Roll back to more than four decades when the origins of Brittany Ferries arose from Breton farmers wanting to export vegatables to new markets in the UK, which would lead to the formation of the largest ferry operator currently on the English Channel. The company, Bretagne-Angleterre-Irlande (B.A.I) otherwise as we know as Brittany Ferries was founded by Alexis Gourvennec who strove to enrich Brittany for the benefit of its citizens.

Since Brittany Ferries first sailing took place in 2 February 1973, the day after the UK (along with Ireland and Denmark) joined the European Economic Community (forerunner to the EU), the French operator has grown into a multi-national operation whose biggest export region is British tourists.

The launch earlier this year of the new Ireland-Spain service has opened up opportunities not just for tourists but also freight-hauliers. In addition to increasing cultural Celtic connections with the Iberian peninsula.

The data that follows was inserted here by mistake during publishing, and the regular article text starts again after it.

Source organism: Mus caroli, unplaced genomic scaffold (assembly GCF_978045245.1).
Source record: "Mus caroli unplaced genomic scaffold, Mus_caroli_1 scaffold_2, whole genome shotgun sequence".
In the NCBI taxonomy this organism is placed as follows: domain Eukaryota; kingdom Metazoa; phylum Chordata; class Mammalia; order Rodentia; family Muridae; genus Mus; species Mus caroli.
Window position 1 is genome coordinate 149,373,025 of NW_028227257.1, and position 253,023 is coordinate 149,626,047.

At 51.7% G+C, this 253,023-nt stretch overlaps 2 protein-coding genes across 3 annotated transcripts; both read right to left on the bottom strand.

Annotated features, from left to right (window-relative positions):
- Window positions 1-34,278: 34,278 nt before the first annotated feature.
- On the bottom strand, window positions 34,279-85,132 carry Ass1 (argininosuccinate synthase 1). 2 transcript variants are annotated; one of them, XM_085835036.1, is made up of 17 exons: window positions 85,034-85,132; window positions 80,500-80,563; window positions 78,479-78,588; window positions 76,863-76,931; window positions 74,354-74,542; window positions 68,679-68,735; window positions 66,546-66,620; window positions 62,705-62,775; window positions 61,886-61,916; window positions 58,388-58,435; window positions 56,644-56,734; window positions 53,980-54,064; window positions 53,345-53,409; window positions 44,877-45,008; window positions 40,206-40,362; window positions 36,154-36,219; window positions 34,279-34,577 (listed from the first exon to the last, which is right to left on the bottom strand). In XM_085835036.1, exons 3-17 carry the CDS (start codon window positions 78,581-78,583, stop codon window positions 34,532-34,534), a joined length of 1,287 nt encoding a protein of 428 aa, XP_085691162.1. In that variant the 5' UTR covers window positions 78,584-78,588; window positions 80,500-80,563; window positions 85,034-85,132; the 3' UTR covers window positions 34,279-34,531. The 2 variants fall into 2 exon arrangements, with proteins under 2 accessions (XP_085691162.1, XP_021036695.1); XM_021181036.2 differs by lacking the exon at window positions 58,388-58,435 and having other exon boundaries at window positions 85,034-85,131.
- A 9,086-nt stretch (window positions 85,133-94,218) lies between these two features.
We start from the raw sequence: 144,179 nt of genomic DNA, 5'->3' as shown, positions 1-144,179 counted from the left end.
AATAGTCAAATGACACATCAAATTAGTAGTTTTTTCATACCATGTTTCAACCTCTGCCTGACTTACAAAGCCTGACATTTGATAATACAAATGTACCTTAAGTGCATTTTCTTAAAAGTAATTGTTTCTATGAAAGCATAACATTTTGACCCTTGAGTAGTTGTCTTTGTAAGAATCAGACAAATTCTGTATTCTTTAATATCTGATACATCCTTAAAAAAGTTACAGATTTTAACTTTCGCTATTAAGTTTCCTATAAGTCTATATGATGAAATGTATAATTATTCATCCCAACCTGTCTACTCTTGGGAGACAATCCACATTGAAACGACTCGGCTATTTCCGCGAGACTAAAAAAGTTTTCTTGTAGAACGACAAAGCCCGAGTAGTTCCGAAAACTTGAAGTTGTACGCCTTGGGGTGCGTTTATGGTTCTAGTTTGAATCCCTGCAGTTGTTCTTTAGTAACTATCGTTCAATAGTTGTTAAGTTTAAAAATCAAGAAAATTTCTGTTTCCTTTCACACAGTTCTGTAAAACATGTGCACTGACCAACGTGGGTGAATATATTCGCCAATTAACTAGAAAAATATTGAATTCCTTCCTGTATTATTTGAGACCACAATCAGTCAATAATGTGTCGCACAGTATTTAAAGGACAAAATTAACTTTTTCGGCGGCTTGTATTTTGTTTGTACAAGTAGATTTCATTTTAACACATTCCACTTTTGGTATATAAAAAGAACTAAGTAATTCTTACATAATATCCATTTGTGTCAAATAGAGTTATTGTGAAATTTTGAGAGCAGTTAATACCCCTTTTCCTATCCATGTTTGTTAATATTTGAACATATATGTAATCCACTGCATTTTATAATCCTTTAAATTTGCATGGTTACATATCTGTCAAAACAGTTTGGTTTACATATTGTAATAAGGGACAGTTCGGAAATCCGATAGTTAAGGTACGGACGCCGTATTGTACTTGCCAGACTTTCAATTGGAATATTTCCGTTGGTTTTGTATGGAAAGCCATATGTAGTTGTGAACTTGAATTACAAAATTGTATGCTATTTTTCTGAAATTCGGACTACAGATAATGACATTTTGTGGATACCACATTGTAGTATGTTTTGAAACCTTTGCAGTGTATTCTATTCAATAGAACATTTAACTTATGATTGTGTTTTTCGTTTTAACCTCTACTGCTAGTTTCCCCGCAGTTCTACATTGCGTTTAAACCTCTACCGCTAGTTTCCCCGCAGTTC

Published in Brittany Ferries
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boot Düsseldorf, the International Boat Show

With almost 250,000 visitors, boot Düsseldorf is the world's largest boat and water sports fair and every year in January the “meeting place" for the entire industry. Around 2,000 exhibitors present their interesting new products, attractive further developments and maritime equipment. This means that the complete market will be on site in Düsseldorf and will be inviting visitors on nine days of the fair to an exciting journey through the entire world of water sports in 17 exhibition halls covering 220,000 square meters. With a focus on boats and yachts, engines and engine technology, equipment and accessories, services, canoes, kayaks, kitesurfing, rowing, diving, surfing, wakeboarding, windsurfing, SUP, fishing, maritime art, marinas, water sports facilities as well as beach resorts and charter, there is something for every water sports enthusiast.